Massachusetts Budget Shortfall Could Reach $1 Billion

Jun 28, 2016


The budget outlook in Massachusetts is growing darker. Economic uncertainty, including the recent vote by the United Kingdom to leave the European Union is having a ripple effect on Beacon Hill.

The Baker administration is now projecting the state could face a shortfall of close to $1 billion in the budget for the fiscal year that starts Friday.  Twice this month, the administration has been forced to lower the amount of tax revenue the state expects to collect in the next fiscal year based on actual tax collections falling short of expectations in the two previous months.

Although the state’s economy remains healthy, the problem is stock market volatility that has resulted in lower revenue from capital gains taxes. Gov. Charlie Baker, Monday, said the market turmoil is expected to continue and that has to be factored into the revenue estimate.

" We are making some assumptions for next year based on best guesses at this point in time with the notion that Brexit falls into the category of an unknown at this point," said Baker.

Because the state must have a balanced budget, the spending plans for the next fiscal year passed by both the House and Senate must be revised to match the changed revenue projections.  Baker said last week his administration is working closely with a conference committee of legislators that is working to produce the next state budget.

" Remember, it is a $40 billion budget. We are going to be solving for roughly $500 million. It is one percent of the budget. We should be able to do it," said Baker.

State Rep. Stephen Kulik of Worthington is a member of the budget-writing conference committee. He said rather than having about $1.1 billion more to spend in the next fiscal year, the state government will be level-funded with this year’s $38.9 billion budget.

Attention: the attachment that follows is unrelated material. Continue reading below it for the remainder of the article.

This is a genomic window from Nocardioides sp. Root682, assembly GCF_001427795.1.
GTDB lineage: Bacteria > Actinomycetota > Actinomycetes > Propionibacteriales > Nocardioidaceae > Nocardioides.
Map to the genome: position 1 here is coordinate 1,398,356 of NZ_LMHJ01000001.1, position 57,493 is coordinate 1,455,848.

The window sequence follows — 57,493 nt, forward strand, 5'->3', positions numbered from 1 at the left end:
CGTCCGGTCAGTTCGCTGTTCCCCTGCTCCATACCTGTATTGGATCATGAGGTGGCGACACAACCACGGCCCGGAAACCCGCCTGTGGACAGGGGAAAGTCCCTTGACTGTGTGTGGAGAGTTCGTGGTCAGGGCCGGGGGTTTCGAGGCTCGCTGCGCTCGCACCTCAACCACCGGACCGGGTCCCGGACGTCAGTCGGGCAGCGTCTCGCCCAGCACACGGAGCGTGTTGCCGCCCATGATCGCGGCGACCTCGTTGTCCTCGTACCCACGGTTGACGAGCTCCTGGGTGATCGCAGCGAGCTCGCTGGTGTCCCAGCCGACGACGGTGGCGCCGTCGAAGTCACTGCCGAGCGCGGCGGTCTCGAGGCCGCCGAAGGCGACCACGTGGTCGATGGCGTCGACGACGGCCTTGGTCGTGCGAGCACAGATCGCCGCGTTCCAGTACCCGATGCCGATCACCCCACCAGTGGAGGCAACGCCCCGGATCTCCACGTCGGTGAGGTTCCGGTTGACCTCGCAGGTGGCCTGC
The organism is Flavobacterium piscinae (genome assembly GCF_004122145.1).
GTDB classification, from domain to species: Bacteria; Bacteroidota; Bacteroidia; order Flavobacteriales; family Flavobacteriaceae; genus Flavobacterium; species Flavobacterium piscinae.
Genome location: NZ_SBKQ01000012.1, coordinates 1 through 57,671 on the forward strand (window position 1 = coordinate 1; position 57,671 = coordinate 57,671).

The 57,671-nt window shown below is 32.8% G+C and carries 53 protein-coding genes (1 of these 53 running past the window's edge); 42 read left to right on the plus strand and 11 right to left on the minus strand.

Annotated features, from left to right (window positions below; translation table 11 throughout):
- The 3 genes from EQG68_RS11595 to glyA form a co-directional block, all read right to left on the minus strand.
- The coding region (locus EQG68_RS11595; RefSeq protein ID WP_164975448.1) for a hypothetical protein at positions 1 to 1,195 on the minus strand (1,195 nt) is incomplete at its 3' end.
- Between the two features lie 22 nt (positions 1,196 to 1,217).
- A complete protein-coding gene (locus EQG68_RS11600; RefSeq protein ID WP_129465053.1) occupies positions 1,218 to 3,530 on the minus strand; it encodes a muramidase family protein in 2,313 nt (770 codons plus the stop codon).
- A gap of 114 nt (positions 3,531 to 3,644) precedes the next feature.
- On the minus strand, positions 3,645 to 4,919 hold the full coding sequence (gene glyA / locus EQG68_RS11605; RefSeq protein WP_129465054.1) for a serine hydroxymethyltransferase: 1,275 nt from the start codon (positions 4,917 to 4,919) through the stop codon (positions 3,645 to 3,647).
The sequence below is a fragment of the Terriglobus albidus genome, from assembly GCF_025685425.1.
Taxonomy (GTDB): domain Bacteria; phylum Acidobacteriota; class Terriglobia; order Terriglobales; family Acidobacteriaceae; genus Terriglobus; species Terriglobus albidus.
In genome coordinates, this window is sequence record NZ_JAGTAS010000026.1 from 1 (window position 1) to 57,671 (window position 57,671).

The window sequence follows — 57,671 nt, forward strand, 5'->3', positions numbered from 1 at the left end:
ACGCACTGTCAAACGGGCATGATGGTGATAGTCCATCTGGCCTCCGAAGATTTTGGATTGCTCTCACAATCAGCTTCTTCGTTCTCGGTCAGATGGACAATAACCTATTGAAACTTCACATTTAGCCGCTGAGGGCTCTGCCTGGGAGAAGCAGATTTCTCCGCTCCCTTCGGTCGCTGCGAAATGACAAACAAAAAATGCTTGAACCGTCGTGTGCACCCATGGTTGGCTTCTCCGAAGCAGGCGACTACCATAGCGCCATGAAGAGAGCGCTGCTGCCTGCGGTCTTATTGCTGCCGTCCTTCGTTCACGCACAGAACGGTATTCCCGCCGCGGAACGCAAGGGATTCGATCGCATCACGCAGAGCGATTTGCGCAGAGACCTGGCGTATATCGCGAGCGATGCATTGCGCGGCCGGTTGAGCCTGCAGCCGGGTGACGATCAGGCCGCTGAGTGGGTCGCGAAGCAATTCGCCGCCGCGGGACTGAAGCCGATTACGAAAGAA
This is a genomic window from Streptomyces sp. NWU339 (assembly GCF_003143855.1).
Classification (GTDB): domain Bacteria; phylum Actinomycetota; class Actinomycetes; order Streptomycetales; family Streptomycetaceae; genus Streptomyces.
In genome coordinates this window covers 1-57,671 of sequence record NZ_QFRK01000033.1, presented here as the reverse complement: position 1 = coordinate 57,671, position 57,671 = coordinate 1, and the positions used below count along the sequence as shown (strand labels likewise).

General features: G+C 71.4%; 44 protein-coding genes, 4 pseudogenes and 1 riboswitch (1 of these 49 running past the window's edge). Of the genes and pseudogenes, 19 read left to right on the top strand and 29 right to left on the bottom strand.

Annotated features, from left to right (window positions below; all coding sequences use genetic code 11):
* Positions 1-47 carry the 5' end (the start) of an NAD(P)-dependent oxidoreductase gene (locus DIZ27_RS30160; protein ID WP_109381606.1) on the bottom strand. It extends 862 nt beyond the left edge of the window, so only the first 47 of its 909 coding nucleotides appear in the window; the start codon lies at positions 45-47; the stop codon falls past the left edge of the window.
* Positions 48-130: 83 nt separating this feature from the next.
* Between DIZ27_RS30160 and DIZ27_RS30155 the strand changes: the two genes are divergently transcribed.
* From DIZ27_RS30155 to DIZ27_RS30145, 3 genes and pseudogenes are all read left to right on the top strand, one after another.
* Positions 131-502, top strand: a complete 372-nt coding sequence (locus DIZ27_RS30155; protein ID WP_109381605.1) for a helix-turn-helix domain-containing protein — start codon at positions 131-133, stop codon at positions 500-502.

" We can pretty much say with certainty there will be cuts in the budget from what was passed in the House and Senate and we are going to have to come out with a balanced budget from conference committee as soon as we can," said Kulik.

Although the new fiscal year starts Friday, that is not the deadline to deliver the next budget. Baker Monday signed a $5.3 billion 30-day temporary budget.

Legislators may have some breathing room on the time it takes to deliver a balanced budget, but they don’t have a lot of options to get spending and revenue in line. Kulik said about two-thirds of the budget is non-discretionary spending including pensions, debt service, and Medicaid.

" We don't see a scenario where there will be any tax increases or major new revenue initiatives to deal with this. We are going to live within our means and deal with it as a spending problem," said Kulik.

One option to help close the budget gap is the state’s so-called “rainy day fund.”  The stabilization fund has $1.2 billion.

Fiscal watchdogs, including Eileen McAnneny, president of the Massachusetts Taxpayers Foundation, have cautioned against raiding the rainy day fund when the state’s economy is not in recession.

"Clearly there are signs there could be some slowdown. We want to heed those signs. It becomes more challenging when you don't have a cushion in the stabilization fund that you can draw on in challenging times," said McAnneny.

One likely casualty of the budget shortfall is the August sales tax holiday.  The legislature appears unlikely to authorize it given that it would cost the state approximately $25 million in lost revenue.